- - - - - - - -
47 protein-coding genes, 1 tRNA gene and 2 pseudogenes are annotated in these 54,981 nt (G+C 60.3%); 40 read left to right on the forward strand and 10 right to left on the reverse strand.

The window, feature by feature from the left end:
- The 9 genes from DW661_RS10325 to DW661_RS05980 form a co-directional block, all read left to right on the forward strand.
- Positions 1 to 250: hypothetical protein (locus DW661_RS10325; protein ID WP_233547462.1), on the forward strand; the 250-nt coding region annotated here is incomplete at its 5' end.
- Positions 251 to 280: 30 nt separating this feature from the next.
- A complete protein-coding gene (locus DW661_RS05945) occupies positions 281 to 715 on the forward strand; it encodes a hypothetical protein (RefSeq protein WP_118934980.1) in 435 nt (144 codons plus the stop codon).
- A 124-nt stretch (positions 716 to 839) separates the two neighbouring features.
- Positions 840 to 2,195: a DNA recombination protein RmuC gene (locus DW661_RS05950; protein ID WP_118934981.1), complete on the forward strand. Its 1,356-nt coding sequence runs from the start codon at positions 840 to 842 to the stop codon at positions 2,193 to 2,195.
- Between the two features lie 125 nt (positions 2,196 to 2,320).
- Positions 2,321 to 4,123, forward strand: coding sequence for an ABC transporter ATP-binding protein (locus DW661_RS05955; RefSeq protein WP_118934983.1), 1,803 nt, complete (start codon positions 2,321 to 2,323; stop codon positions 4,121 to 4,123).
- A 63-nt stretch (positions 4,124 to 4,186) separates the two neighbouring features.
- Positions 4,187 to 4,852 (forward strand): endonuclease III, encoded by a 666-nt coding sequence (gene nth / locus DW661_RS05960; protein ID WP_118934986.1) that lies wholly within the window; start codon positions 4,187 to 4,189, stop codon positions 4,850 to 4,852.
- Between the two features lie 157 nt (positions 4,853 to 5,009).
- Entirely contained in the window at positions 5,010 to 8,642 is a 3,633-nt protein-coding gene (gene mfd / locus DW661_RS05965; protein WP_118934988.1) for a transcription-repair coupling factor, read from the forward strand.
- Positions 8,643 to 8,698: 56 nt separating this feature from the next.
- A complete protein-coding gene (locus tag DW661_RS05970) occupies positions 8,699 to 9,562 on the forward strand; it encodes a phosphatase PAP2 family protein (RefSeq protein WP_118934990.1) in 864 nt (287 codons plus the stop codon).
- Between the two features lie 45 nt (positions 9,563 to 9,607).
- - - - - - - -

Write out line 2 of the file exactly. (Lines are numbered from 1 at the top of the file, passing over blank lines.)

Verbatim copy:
The window, feature by feature from the left end: